Earlier today I analysed the Wall Street Journal survey of economist forecasts for Q4 GDP. How accurate are economists’ forecasts in general? It varies, of course, but sometimes they miss by a long shot.
Consider, for example, the forecasts for 10-year Treasury yields in the October 2010 WSJ survey (Excel file here). The survey took place several weeks after Ben Bernanke’s August 27th speech at the Jackson Hole Fed symposium, which sent a clear message of accommodation. In fact, the WSJ survey specifically asked “Will the Fed resume a program of expanding its securities portfolio, also known as quantitative easing, most likely through purchases of Treasuries, at its Nov. 2-3 meetings?” 90-five per cent of the economists said yes.
So, what did they predict for the 2010 year-end 10-year yield? Here is a chart showing the distribution of forecasts.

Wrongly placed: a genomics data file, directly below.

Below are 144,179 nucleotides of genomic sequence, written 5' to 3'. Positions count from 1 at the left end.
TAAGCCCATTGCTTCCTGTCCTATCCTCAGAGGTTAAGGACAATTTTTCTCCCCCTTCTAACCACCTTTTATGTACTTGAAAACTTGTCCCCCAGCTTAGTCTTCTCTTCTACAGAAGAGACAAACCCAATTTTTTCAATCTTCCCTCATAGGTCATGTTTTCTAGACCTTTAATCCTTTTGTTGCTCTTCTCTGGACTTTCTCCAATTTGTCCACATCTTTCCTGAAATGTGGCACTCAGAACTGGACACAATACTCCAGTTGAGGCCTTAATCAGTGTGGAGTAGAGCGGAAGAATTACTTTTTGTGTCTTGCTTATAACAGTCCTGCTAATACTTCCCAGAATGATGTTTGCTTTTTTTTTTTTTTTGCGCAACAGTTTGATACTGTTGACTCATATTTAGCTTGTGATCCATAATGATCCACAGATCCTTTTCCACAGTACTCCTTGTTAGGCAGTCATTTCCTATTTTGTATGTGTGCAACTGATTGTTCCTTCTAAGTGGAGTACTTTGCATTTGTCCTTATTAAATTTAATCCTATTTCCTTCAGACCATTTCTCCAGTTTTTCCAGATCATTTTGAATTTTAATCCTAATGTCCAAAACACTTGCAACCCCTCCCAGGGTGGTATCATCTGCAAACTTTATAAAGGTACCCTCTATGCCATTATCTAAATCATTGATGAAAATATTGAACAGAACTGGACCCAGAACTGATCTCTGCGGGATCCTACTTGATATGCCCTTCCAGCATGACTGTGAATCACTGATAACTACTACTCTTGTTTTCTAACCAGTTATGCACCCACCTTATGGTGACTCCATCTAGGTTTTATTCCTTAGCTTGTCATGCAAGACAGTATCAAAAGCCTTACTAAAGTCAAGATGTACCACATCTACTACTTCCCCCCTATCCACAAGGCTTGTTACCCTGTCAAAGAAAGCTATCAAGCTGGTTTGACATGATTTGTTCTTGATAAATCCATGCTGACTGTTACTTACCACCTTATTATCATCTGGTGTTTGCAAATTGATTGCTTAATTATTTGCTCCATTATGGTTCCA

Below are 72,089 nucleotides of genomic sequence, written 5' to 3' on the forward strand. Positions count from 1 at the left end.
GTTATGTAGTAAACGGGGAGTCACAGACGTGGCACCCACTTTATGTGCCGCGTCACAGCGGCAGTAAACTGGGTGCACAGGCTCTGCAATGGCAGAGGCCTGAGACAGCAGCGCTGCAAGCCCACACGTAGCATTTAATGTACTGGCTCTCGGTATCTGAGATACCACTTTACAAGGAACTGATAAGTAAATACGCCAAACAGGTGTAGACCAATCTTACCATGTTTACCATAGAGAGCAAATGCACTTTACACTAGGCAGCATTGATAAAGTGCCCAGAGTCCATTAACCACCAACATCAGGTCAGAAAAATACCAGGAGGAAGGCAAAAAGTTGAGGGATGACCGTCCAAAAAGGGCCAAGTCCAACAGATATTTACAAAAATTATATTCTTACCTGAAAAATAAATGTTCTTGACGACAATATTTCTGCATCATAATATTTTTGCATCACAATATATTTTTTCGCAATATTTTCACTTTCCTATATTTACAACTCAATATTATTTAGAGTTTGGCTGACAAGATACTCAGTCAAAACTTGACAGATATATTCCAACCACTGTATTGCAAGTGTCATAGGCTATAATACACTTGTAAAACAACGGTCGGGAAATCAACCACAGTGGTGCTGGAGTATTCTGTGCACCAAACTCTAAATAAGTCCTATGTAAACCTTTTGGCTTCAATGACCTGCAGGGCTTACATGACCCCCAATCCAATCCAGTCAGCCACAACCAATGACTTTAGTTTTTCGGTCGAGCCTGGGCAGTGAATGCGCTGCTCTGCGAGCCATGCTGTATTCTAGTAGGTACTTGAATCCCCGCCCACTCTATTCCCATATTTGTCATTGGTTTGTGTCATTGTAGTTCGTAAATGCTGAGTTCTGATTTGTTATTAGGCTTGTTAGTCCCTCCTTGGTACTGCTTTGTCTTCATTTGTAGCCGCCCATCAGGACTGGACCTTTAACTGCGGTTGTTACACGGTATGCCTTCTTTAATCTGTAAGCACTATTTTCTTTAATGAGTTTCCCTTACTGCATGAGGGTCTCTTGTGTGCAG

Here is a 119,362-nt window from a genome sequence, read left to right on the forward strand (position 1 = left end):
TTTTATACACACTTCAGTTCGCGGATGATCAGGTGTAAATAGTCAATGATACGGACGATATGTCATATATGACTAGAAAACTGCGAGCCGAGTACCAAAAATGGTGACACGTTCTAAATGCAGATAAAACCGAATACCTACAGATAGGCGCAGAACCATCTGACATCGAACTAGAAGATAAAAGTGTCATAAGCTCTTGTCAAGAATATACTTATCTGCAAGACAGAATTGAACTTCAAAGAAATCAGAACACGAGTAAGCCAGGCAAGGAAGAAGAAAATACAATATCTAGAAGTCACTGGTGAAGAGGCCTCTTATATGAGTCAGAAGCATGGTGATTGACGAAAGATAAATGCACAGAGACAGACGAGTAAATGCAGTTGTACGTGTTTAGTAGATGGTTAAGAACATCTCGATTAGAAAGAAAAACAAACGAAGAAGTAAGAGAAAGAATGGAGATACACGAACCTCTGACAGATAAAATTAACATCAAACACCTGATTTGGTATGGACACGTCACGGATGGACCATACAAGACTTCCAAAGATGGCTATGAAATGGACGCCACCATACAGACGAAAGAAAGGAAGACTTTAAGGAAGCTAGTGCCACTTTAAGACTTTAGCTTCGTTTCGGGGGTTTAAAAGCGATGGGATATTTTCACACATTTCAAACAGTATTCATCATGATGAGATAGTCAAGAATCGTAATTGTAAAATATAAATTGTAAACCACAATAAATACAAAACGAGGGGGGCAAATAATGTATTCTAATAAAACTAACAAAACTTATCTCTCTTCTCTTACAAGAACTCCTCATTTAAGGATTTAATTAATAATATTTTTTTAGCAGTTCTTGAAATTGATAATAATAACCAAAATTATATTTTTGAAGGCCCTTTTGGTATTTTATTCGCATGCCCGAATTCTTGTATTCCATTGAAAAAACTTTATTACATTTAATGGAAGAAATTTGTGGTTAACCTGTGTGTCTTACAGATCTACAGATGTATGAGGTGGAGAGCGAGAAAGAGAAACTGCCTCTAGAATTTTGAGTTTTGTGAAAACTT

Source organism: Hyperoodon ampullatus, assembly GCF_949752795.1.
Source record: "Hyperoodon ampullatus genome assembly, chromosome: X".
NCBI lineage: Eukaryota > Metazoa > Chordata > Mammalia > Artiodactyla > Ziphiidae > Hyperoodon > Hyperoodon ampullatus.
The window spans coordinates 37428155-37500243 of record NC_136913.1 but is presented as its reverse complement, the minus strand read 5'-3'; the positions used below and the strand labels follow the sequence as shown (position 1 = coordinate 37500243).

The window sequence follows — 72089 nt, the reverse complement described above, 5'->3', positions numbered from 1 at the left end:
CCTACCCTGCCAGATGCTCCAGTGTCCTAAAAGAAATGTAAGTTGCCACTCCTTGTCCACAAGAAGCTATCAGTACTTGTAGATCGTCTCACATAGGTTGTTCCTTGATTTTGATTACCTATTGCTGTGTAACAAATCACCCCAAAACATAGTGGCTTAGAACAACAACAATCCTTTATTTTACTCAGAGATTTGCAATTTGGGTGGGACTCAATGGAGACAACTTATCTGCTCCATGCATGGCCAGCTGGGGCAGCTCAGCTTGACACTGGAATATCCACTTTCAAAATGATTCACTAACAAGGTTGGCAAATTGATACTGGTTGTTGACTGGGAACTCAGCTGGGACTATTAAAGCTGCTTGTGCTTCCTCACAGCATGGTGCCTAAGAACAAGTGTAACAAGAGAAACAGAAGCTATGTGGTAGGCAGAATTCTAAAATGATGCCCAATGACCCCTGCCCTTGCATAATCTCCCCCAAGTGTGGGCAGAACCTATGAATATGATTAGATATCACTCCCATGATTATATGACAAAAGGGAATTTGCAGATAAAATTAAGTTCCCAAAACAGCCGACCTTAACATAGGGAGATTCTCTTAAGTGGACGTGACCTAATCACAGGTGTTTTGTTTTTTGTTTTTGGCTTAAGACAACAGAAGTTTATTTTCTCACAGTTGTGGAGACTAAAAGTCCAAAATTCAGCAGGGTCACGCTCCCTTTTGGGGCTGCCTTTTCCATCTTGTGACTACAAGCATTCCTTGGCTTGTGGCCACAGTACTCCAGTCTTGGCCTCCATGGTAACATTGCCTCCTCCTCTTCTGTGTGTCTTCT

And here is a table showing the yield forecasts for mid-year and year-end 2011.
Actually the low year-end forecasts were probably a reasonable assumption based on the expectation of expanded Fed treasury purchases. But 10-year rates began a significant rise immediately after the Fed’s November announcement of QE2 — obviously not what the economists expected (and probably not what the Fed had in mind either). The actual year-end 10-year yield was 31% higher than the average of the economists’ estimates made less than three months earlier.
Now, in the wake of the Treasury market’s reaction to QE2, let’s chart the forecast distribution for the latest (January 2011) WSJ expert opinion on 2011 year-end yields.
See my Treasury Yield Snapshot for regular updates on the current behaviour of Treasuries.
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